The markets dodged another bullet this week, as Ireland appears close to receiving a bailout from the European Union of between 45 to 90 billion Euros. Some believe misery loves company, but like the high school party that draws too large a crowd, the era of fiscal incompetence cannot last forever.
The European Union is a confederation of 27 nations who collaborated to facilitate the free movement of goods, labor and capital. In fact, 63 percent of all EU trade is done internally in what has collectively become a $14.5 trillion economy. In 1999 the EU agreed to the Maastricht Treaty, which unified the currency of eight member states into a single denomination. What was once the French Franc, the German Deutschmark and Italian Lira, amongst others, is now the Euro.
The European debt crisis initially began in Greece, who adopted the Euro in 2001, despite being in violation of a requirement that a country’s annual deficit be less than 3% of GDP before it used the Euro. Greece had a deficit well above 3 percent of GDP in 2001 and never should have been allowed to use the Euro as their currency in the first place, but nobody solves problems like Goldman Sachs.
If you’ve ever seen a mafia movie where they muscle their way into a neighborhood restaurant, buy a ton of fire insurance and then burn the joint down, consider what happened in Greece. Goldman Sachs and other large banks lent U.S. dollars to Greece in 2001 when their debt was manageable and agreed to be repaid in Euros so it could be classified as a currency trade, as opposed to debt. They disguised the debt so the EU would think Greece was below the 3 percent annual debt to GDP threshold, essentially making it possible for a debt ridden country to legally circumvent safeguards against the instability of the EU with sophisticated financing techniques.
When Greece couldn’t refinance €11 billion in May that they owed to other European nations, much like the subprime borrowers of 2008, the dominos began to fall and the entire European system was on the verge of breaking down. What was the solution to this cesspool of debt? The European Central Bank created even more debt to finance the bad decisions of broke countries and printed money to stimulate their economies.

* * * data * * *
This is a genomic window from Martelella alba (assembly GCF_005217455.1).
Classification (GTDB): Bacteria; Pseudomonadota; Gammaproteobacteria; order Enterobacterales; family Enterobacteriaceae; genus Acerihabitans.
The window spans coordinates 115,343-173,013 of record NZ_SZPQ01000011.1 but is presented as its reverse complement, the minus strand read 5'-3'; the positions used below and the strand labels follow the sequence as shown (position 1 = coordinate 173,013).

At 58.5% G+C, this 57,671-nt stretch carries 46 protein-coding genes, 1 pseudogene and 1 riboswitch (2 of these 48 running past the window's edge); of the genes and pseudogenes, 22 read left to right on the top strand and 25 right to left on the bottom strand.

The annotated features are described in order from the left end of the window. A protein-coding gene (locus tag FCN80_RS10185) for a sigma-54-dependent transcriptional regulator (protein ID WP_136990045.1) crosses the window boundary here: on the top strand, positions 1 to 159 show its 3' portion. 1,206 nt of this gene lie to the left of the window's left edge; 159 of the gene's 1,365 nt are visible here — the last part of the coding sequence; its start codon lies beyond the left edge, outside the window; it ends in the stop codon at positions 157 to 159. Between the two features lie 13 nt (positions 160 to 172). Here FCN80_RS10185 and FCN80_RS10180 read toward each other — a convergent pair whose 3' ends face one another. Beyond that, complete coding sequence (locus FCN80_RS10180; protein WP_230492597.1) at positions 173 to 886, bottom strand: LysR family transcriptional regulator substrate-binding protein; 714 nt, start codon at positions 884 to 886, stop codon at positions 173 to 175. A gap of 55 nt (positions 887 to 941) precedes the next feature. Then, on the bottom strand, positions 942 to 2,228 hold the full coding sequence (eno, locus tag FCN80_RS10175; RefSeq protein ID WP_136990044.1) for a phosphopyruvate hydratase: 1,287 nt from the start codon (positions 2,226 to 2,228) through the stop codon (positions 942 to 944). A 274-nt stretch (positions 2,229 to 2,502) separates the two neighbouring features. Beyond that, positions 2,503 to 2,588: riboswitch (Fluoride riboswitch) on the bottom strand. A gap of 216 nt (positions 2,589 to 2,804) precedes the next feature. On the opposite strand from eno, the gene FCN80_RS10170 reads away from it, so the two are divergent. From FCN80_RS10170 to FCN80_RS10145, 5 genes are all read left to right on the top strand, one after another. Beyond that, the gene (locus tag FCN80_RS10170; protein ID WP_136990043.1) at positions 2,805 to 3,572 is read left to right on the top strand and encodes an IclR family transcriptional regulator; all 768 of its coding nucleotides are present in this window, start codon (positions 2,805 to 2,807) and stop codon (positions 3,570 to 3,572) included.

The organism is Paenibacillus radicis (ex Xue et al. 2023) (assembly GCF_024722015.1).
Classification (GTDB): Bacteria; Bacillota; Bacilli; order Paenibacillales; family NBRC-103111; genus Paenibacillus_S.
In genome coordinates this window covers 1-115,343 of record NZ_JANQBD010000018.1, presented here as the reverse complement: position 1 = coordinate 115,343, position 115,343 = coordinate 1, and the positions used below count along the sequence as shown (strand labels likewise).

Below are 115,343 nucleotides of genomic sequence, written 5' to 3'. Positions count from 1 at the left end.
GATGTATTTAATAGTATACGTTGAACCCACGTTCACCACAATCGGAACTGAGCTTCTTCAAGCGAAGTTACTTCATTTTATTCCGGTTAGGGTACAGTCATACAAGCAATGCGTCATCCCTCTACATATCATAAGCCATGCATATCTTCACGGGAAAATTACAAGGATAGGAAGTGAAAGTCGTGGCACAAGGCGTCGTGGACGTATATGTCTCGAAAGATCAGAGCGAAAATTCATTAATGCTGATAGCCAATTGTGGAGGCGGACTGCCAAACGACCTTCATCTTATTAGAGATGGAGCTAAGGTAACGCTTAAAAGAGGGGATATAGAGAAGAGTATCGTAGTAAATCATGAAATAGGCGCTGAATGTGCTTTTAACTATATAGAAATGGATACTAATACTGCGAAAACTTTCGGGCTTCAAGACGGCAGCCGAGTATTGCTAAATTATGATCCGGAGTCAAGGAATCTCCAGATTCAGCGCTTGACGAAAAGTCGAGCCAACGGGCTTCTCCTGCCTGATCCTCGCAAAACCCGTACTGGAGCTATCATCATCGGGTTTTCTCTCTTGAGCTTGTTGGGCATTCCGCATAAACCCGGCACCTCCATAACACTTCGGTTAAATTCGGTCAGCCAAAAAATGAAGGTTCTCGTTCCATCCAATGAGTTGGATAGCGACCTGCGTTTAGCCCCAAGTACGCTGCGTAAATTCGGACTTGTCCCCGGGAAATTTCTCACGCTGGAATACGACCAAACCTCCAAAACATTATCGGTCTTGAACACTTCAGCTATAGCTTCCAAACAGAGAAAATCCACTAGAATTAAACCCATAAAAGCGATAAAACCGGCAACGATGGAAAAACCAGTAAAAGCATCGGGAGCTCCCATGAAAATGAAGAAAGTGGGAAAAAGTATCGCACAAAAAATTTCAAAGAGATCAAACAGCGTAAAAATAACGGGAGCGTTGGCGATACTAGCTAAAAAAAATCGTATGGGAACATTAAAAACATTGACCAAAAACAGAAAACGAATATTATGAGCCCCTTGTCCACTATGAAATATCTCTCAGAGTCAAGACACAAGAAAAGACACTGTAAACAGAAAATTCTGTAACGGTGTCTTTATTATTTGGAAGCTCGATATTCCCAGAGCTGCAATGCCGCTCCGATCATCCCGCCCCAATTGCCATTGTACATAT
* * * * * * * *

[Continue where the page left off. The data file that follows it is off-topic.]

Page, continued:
As can be the case with a family’s dirty secret, these fiscal shortfalls didn’t vanish into money created out of thin air. While the solvency of Greece was caused by government spending, Ireland found itself imperiled by the housing crisis. It seems that the banks on the emerald island had estimated losses that amounted to 50 percent of the Irish GDP after housing prices dropped by 36 percent from their 2006 highs. With liquidity needs constraining their ability to lend money to a struggling economy, it became clear that foreign assistance was required. More concerning, this comes after the government had reportedly lent these institutions €120 billion, which impacted the status of their sovereign debt.
Ireland has a banking problem, but Portugal’s dislocated government is the driving source of great anxiety. Despite promises to implement austerity measures, the budget deficit has increased by 2.3 percent from a year ago. What futile spending cuts were implemented caused so much political backlash that new elections cannot take place until next spring due to constitutional requirements. In the meantime, nothing will be done and the markets may turn their back on Portugal as they attempt to refinance their debt.
Spain has a 20 percent unemployment rate, the fourth largest economy in the European Union, the second highest budget deficit and more than three times the public debt of Greece. The sheer size of the Spanish economy would make it too big to fail or bailout. Germany, the most responsible of EU nations, is expected to lend more good money after bad, weakening their own financial standing in the capital markets.
A bailout in Ireland, and perhaps Portugal, will be necessary to prevent further contagion in the European Union. After all, Portugal owes 33 percent of its debt to Spain, who in turn owes Germany the equivalent of 10 percent of the German economy. Italy owes France what amounts to 20 percent of the French economy, but is waiting for Spain to pay back the $31 billion it owes the Italian treasury. Not to be outdone, Spain hopes Italy can repay the $47 billion it owes the Spanish taxpayers so it can repay Britain an obligation equal to 10 percent of the British economy.
The domino theory once defined a prevailing fear that communism would spread from country to country and destabilized the global balance of power, but those were the good old days. Should investors come to believe that slow economic growth will facilitate the spread of future debt crises, impacting one nation after another, bailouts might not provide the same reprieve afforded Greece and Ireland. Paper money was good while it lasted, but even the grandest of parties must be paid for with real money.